Oslo Airport first to supply Air BP renewable biojet via main fuel hydrant system; initial batch from Neste
In a first for commercial aviation, Air BP, together with Norwegian airport operator Avinor, and sustainable biofuel specialist SkyNRG, announced that all airlines landing at Oslo Airport can have jet biofuel delivered from the airport’s main fuel farm, via the existing hydrant mechanism.
Lufthansa Group was the first airline to confirm that it will uplift the Air BP aviation biofuel at Oslo, and began by refueling an Airbus A320 aircraft. Further airlines including Scandinavian national carrier SAS and KLM Royal Dutch Airlines confirmed they will also purchase jet biofuel at Oslo.
Air BP anticipates this will lay the foundations for the increased adoption worldwide of jet biofuel supply. Air BP has worked closely with Avinor to reach the milestone, and has agreed to provision of a minimum of 1.25 million liters (330,215 gallons) of jet biofuel. Avinor will also support Air BP in its assessment of market demand.
The initiative has been driven by the requirement for the aviation industry to work towards a sustainable, low-carbon future. It acknowledges the International Air Transport Association’s (IATA) aim to achieve carbon neutral growth by 2020 and a 50% reduction in carbon emissions by 2050.
Air BP’s Biojet initiative further responds to the EU goal to ensure 3.5% of total aviation fuel consumption consists of jet biofuel by 2020. Growing consumer awareness for responsible aviation practice also underpins the move towards jet biofuel supply.
This is the first time aviation biofuel is being delivered through the normal supply mechanism, thus reducing logistics costs significantly. We want to demonstrate that airports can readily access biofuel with relative ease, utilizing existing physical infrastructure. We anticipate that this will increase interest and demand, as well as contributing to a sustainable biofuel future for the aviation sector.—David Gilmour, CEO for Air BP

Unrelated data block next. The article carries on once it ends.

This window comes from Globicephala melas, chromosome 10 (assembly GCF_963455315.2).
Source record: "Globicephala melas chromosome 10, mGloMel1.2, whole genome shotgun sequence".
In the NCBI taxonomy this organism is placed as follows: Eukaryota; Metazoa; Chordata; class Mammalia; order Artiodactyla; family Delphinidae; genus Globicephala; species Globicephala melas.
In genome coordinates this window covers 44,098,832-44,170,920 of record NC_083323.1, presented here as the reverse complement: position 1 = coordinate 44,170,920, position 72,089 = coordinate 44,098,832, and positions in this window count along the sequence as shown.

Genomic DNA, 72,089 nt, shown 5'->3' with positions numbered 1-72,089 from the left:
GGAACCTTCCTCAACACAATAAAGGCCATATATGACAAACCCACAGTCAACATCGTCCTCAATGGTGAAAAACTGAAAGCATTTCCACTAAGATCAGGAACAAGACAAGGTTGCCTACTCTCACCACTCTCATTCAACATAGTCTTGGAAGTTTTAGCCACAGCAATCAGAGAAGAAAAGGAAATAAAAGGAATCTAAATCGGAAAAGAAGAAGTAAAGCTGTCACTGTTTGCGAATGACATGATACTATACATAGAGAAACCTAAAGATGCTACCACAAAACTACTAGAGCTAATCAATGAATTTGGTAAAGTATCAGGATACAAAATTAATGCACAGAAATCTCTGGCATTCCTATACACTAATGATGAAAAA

Working with experts from SkyNRG, Air BP sourced the initial batch of drop-in Biojet from Neste’s Porvoo refinery in Finland. The Biojet is produced from Camelina oil within the framework of the demonstration project ITAKA, which is funded by the European Union’s Seventh Framework Programme. SkyNRG has its operations RSB (Roundtable on Sustainable Biomaterials)- certified and is structurally advised by an independent sustainability board which includes a seat for the World Wildlife Fund for Nature the Netherlands.
As the aviation division of BP, Air BP is one of the world's largest suppliers of aviation fuel products and services. It currently supplies over 7 billion gallons of jet kerosene and aviation gasoline to its customers across the globe each year.
Through its direct operations, Air BP fuels more than 6,000 flights every day—more than four aircraft every minute or one every 15 seconds. The company operates at more than 700 global locations in over 50 countries serving customers from private pilots to some of the world’s largest airlines.
Avinor is a wholly state owned limited company under the Norwegian Ministry of Transport and Communications and is responsible for 46 state-owned airports. Oslo Airport is the major hub.
Norway’s first flights using biofuels were conducted in November 2014. Avinor has allocated up to NOK 100 million (approximately US$11.4 million) over a ten-year period (2013–2022) for initiatives and projects that can contribute to the realization of Norwegian biofuel production.
SkyNRG is the global market leader for sustainable jet fuel, having supplied more than 20 airlines worldwide. SkyNRG sources, blends and distributes sustainable jet fuel, guarantees sustainability throughout the supply chain and helps to co-fund the premium. At the same time, SkyNRG focuses on developing regional supply chains that offer a real sustainable and affordable alternative to fossil fuels. SkyNRG has its operations RSB certified and is structurally advised by an independent Sustainability Board in which the World Wide Fund for Nature the Netherlands (WWF-NL), Solidaridad and the University of Utrecht hold a seat.
The Roundtable on Sustainable Biomaterials is an independent and global multi-stakeholder coalition that works to promote the sustainability of biomaterials.